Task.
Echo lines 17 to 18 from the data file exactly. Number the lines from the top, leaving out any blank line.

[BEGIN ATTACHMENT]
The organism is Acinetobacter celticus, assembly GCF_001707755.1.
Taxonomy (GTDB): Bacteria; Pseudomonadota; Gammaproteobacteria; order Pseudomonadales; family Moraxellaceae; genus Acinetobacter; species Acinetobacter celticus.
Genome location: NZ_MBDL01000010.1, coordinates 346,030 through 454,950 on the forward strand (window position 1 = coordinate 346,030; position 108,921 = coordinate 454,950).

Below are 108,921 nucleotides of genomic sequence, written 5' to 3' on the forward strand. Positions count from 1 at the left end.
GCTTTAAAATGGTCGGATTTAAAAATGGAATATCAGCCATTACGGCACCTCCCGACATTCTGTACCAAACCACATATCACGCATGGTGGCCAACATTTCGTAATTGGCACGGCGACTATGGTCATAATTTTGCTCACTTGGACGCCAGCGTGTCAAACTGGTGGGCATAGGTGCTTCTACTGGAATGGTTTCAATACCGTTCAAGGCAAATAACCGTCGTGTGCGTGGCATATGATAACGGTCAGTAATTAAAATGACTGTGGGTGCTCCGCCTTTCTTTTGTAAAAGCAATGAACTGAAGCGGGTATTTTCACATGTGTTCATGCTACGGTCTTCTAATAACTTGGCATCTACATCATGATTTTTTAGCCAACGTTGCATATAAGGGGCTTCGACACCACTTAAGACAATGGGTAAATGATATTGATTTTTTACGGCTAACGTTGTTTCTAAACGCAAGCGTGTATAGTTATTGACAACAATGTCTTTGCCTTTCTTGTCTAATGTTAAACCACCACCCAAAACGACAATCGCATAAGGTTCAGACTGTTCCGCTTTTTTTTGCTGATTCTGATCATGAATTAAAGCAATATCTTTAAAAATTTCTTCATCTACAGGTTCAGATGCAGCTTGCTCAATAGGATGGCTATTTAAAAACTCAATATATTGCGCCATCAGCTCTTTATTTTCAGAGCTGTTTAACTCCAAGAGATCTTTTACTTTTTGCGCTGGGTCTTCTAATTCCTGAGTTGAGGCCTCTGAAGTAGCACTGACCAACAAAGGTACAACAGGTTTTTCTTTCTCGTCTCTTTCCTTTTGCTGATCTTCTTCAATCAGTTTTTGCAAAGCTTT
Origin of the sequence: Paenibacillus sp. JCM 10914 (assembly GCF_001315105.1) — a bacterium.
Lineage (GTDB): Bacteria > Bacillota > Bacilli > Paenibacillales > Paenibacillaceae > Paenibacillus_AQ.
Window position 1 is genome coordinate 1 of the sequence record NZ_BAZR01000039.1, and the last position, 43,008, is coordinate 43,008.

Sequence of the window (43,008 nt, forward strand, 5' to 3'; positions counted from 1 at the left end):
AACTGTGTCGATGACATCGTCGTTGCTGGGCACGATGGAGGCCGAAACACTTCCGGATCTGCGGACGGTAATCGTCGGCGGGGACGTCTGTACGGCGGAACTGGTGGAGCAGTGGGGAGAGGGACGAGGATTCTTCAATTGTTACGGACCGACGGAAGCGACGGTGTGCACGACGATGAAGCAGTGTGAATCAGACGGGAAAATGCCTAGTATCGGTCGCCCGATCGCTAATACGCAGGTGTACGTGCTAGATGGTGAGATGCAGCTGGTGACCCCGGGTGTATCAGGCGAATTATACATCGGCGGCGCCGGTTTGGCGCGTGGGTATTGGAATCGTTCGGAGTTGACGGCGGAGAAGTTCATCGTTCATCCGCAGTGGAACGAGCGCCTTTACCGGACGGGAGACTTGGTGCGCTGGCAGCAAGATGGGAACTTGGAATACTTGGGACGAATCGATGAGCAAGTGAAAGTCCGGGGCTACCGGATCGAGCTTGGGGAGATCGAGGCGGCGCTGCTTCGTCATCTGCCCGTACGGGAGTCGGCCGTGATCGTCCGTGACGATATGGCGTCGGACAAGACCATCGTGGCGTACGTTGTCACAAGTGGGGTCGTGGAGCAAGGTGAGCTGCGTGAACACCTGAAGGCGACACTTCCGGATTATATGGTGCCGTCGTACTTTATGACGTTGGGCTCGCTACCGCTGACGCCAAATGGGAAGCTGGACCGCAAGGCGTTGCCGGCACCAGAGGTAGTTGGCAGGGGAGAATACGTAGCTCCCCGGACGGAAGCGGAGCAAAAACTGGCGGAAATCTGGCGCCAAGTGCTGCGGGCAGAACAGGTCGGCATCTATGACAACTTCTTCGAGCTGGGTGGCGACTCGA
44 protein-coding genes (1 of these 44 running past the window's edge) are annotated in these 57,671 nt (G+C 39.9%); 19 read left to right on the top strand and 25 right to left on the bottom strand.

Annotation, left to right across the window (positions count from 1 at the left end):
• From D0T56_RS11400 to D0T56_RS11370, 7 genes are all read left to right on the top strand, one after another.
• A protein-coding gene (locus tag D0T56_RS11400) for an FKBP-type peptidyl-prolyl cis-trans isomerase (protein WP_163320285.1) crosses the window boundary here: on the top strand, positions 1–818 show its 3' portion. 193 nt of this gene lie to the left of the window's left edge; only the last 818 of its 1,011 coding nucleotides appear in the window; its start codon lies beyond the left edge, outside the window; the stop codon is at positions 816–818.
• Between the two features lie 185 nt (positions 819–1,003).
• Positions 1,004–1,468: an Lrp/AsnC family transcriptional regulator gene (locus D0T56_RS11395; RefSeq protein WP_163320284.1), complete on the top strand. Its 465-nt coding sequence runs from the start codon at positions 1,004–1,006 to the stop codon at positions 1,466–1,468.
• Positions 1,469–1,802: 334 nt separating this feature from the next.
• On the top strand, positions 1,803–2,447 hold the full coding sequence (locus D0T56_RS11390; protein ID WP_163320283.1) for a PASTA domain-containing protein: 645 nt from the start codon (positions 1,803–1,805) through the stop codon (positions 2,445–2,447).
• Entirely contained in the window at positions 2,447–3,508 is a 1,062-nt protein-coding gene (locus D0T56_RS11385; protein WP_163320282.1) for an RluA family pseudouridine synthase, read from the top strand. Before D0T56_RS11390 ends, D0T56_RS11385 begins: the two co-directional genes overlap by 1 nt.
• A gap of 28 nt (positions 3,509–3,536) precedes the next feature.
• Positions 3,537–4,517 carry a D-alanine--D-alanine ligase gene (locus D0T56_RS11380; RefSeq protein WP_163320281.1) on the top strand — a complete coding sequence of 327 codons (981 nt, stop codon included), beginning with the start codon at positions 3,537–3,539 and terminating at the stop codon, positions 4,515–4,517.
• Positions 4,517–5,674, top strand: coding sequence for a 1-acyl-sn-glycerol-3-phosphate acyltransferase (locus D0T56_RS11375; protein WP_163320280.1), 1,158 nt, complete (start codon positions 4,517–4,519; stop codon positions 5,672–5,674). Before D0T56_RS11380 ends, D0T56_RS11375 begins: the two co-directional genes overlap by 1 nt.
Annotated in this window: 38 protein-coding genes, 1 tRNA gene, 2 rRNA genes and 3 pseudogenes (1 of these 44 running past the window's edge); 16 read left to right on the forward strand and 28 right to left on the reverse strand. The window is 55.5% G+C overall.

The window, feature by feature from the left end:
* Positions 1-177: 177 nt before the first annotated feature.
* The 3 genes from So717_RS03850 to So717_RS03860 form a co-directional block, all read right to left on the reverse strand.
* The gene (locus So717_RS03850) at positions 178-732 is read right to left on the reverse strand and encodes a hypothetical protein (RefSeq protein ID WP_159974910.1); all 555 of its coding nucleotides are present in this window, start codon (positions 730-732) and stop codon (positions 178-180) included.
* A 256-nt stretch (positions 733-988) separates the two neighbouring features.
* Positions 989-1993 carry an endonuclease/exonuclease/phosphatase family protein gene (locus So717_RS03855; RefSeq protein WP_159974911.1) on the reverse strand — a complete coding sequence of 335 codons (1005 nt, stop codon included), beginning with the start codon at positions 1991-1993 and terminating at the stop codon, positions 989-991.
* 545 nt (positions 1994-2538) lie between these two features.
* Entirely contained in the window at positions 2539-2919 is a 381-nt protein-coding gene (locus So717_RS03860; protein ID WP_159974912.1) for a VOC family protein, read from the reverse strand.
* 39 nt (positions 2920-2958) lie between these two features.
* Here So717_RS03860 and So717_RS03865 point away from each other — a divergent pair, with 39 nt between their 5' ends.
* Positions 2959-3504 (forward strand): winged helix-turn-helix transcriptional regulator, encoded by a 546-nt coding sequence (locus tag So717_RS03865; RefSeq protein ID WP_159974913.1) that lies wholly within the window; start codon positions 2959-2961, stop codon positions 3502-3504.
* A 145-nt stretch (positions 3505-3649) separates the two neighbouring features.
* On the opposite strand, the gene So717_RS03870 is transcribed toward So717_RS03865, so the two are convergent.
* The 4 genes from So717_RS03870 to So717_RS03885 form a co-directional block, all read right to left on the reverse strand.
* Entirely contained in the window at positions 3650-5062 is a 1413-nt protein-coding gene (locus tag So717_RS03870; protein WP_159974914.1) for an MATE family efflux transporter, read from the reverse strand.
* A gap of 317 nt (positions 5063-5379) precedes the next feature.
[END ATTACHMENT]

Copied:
• Positions 1,469–1,802: 334 nt separating this feature from the next.
• On the top strand, positions 1,803–2,447 hold the full coding sequence (locus D0T56_RS11390; protein ID WP_163320283.1) for a PASTA domain-containing protein: 645 nt from the start codon (positions 1,803–1,805) through the stop codon (positions 2,445–2,447).